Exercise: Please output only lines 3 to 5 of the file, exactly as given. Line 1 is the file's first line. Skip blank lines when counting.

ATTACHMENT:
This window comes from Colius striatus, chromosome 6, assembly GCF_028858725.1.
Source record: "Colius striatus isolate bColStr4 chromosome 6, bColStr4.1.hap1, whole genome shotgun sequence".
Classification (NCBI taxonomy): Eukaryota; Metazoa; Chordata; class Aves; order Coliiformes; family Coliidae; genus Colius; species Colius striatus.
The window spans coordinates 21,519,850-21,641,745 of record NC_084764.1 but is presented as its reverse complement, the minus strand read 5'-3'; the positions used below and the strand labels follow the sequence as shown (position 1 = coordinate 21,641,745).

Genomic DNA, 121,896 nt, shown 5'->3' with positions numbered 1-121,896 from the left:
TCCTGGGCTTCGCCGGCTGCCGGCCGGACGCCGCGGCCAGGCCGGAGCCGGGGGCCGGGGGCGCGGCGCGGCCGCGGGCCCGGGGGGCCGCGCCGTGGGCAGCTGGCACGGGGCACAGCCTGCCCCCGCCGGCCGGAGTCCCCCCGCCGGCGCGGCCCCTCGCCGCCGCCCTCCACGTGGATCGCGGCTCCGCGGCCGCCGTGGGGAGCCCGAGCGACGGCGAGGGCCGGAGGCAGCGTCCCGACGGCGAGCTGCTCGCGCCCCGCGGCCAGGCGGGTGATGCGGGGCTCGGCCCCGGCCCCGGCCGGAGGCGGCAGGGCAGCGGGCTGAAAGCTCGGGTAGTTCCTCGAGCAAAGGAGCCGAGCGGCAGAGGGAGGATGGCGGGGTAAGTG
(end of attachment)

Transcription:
Classification (NCBI taxonomy): Eukaryota; Metazoa; Chordata; class Aves; order Coliiformes; family Coliidae; genus Colius; species Colius striatus.
The window spans coordinates 21,519,850-21,641,745 of record NC_084764.1 but is presented as its reverse complement, the minus strand read 5'-3'; the positions used below and the strand labels follow the sequence as shown (position 1 = coordinate 21,641,745).

Genomic DNA, 121,896 nt, shown 5'->3' with positions numbered 1-121,896 from the left: